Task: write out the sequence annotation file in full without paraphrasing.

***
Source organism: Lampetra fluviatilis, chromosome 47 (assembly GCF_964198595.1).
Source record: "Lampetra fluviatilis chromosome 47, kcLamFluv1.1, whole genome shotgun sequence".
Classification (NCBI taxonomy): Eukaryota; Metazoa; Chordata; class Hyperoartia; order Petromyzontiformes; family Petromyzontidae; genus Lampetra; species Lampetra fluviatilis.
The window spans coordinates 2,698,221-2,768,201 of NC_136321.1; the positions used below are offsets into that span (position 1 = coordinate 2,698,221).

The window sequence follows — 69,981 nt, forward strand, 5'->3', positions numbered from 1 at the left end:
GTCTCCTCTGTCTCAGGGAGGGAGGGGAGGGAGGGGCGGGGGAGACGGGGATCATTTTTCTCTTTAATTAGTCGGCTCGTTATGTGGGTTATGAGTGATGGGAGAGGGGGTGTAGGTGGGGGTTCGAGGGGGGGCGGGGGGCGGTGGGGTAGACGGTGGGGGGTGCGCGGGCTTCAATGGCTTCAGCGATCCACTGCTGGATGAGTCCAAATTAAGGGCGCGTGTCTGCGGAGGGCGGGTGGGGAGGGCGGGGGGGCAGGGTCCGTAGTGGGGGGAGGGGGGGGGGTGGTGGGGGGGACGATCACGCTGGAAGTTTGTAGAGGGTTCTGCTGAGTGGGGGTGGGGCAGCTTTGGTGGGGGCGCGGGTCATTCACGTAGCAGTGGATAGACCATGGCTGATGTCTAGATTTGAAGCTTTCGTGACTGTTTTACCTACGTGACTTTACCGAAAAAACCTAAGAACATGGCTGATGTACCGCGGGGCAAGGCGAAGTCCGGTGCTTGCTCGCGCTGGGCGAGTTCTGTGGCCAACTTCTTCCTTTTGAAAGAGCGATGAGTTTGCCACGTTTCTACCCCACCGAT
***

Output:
Source organism: Lampetra fluviatilis, chromosome 47 (assembly GCF_964198595.1).
Source record: "Lampetra fluviatilis chromosome 47, kcLamFluv1.1, whole genome shotgun sequence".
Classification (NCBI taxonomy): Eukaryota; Metazoa; Chordata; class Hyperoartia; order Petromyzontiformes; family Petromyzontidae; genus Lampetra; species Lampetra fluviatilis.
The window spans coordinates 2,698,221-2,768,201 of NC_136321.1; the positions used below are offsets into that span (position 1 = coordinate 2,698,221).

The window sequence follows — 69,981 nt, forward strand, 5'->3', positions numbered from 1 at the left end:
GTCTCCTCTGTCTCAGGGAGGGAGGGGAGGGAGGGGCGGGGGAGACGGGGATCATTTTTCTCTTTAATTAGTCGGCTCGTTATGTGGGTTATGAGTGATGGGAGAGGGGGTGTAGGTGGGGGTTCGAGGGGGGGCGGGGGGCGGTGGGGTAGACGGTGGGGGGTGCGCGGGCTTCAATGGCTTCAGCGATCCACTGCTGGATGAGTCCAAATTAAGGGCGCGTGTCTGCGGAGGGCGGGTGGGGAGGGCGGGGGGGCAGGGTCCGTAGTGGGGGGAGGGGGGGGGGTGGTGGGGGGGACGATCACGCTGGAAGTTTGTAGAGGGTTCTGCTGAGTGGGGGTGGGGCAGCTTTGGTGGGGGCGCGGGTCATTCACGTAGCAGTGGATAGACCATGGCTGATGTCTAGATTTGAAGCTTTCGTGACTGTTTTACCTACGTGACTTTACCGAAAAAACCTAAGAACATGGCTGATGTACCGCGGGGCAAGGCGAAGTCCGGTGCTTGCTCGCGCTGGGCGAGTTCTGTGGCCAACTTCTTCCTTTTGAAAGAGCGATGAGTTTGCCACGTTTCTACCCCACCGAT